Treatment for colon and rectal cancer

Treatment options for rectal and colon cancer include surgery, radiotherapy, chemotherapy and targeted therapy. These may be as part of a clinical trial.

About treatment for colon and rectal cancer

Treatments used for colon and rectal cancer include surgery, chemotherapy, radiotherapy and targeted therapy. Often, a combination of treatments is used. The results of your tests help your doctor plan your treatment.

The treatment you have depends on:

  • the stage of the cancer
  • the position of the cancer in the bowel
  • your general health and preferences.

It is important to talk about treatment options with your doctor. They can explain why they are suggesting a certain treatment plan and how the treatment may affect you.

We understand that having treatment can be a difficult time for people. We're here to support you. If you want to talk, you can:


Surgery to remove the cancer is one of the main treatments. If you have colon cancer, you will usually have the affected part of the colon removed. If you have rectal cancer, the operation usually involves removing part or all of the rectum.

For both colon and rectal cancer, the surgeon will also remove nearby lymph nodes. If the cancer has grown into tissue or organs nearby, the surgeon may remove parts of these too.

Sometimes, surgery is used to help with symptoms. This may be if the cancer is causing a blockage in the bowel. Surgery can also be used to remove a cancer that has spread to a distant part of the body, such as the liver or lungs.


For colon cancer you may have chemotherapy before surgery. This is called neoadjuvant chemotherapy.

For colon and rectal cancer you may have chemotherapy after surgery to reduce the risk of the cancer coming back. This is called adjuvant chemotherapy.

Bowel cancer sometimes spreads to other parts of the body, such as the liver or lungs. This is called secondary or advanced cancer. If you have secondary cancer, chemotherapy may be the main treatment. It is given to shrink the cancer and to control it for as long as possible. Some people with secondary cancer have chemotherapy to shrink the cancer, before having an operation to remove it.

Chemotherapy may also be used to relieve symptoms if colon cancer has come back after treatment.

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If you have rectal cancer, you may have radiotherapy or chemoradiation before surgery. Chemoradiation is when chemotherapy and radiotherapy are used together. Having the treatment before surgery can shrink the cancer, which may mean it can be completely removed with surgery. These treatments help reduce the risk of the cancer coming back in the rectum, or in the tissues close to it.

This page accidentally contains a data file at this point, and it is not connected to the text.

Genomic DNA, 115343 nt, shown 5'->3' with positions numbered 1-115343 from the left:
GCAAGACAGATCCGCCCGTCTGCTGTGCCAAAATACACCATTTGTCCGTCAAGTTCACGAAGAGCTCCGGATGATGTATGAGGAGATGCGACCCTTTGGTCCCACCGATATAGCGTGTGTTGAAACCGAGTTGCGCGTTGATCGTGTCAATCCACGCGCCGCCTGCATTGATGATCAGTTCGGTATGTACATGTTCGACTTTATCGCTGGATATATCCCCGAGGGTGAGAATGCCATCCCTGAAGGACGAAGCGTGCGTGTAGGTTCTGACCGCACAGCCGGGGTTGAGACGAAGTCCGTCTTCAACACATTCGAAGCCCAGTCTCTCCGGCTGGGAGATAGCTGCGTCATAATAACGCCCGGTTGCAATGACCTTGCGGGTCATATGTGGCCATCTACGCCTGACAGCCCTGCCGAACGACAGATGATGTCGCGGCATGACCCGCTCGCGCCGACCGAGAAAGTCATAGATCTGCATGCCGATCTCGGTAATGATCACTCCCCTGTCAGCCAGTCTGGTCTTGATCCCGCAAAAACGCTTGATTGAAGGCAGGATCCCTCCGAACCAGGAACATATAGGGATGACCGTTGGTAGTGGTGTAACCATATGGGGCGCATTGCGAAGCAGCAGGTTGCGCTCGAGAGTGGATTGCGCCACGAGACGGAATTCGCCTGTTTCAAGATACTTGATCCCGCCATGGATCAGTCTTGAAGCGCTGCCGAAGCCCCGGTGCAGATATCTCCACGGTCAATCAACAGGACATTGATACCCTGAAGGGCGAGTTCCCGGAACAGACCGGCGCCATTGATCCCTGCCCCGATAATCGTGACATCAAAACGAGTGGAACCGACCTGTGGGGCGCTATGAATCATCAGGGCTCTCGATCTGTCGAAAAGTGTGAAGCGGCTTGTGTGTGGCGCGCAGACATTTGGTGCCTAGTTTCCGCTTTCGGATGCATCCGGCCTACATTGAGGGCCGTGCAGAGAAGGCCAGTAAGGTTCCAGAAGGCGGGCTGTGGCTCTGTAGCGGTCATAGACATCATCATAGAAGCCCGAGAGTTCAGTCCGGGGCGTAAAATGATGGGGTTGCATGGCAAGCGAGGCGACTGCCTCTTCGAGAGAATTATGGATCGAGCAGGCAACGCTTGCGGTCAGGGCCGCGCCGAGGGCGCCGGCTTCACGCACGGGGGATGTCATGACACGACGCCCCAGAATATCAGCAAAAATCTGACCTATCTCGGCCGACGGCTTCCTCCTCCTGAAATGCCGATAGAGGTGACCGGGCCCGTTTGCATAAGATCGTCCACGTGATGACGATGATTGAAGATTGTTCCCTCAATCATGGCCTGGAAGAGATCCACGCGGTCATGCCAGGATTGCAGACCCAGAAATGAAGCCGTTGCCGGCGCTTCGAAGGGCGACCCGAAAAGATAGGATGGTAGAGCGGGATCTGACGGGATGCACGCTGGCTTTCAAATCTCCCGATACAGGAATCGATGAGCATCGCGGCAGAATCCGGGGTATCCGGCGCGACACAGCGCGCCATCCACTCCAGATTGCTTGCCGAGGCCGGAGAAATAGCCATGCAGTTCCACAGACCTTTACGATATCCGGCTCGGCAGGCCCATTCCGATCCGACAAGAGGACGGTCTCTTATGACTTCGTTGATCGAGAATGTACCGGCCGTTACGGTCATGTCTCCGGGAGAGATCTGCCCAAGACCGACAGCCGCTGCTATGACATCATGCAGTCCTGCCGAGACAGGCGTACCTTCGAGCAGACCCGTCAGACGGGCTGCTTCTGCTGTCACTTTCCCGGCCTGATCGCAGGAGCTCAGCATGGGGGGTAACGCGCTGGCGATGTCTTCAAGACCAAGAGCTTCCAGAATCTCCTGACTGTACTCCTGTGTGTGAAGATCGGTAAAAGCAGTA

Radiotherapy is also sometimes used to relieve symptoms of rectal cancer, such as pain or bleeding. This is called palliative radiotherapy.

Treatment for bowel cancer that has spread to other parts of the body

Other treatments, such as radiofrequency ablation, selective internal radiation therapy (SIRT) and stereotactic ablative radiotherapy (SABR), may also be used to treat secondary bowel cancer. They may relieve symptoms and help to control the cancer for some time.

If you have secondary bowel cancer, your doctor will talk to you about what treatments may be the most helpful.

Other treatments may also be used to control secondary cancer in the lung or liver.

Targeted therapies are sometimes used to treat bowel cancers (colon or rectal) that have spread to other parts of the body. Targeted therapy drugs target something in or around a cancer cell that is helping it grow and survive. They may be given on their own or with chemotherapy.

Other treatments, such as immunotherapies may also be used to treat bowel cancer that has spread to other parts of the body.

Your doctor may invite you to take part in a clinical trial.

About our information

  • Reviewers

    This information has been written, revised and edited by Macmillan Cancer Support’s Cancer Information Development team. It has been reviewed by expert medical and health professionals and people living with cancer. It has been approved by Chief Medical Editor, Professor Tim Iveson, Consultant Medical Oncologist.

    Our cancer information has been awarded the PIF TICK. Created by the Patient Information Forum, this quality mark shows we meet PIF’s 10 criteria for trustworthy health information.

Date reviewed

Reviewed: 30 April 2020
Next review: 30 April 2023

This content is currently being reviewed. New information will be coming soon.

Trusted Information Creator - Patient Information Forum
Trusted Information Creator - Patient Information Forum

Our cancer information meets the PIF TICK quality mark.

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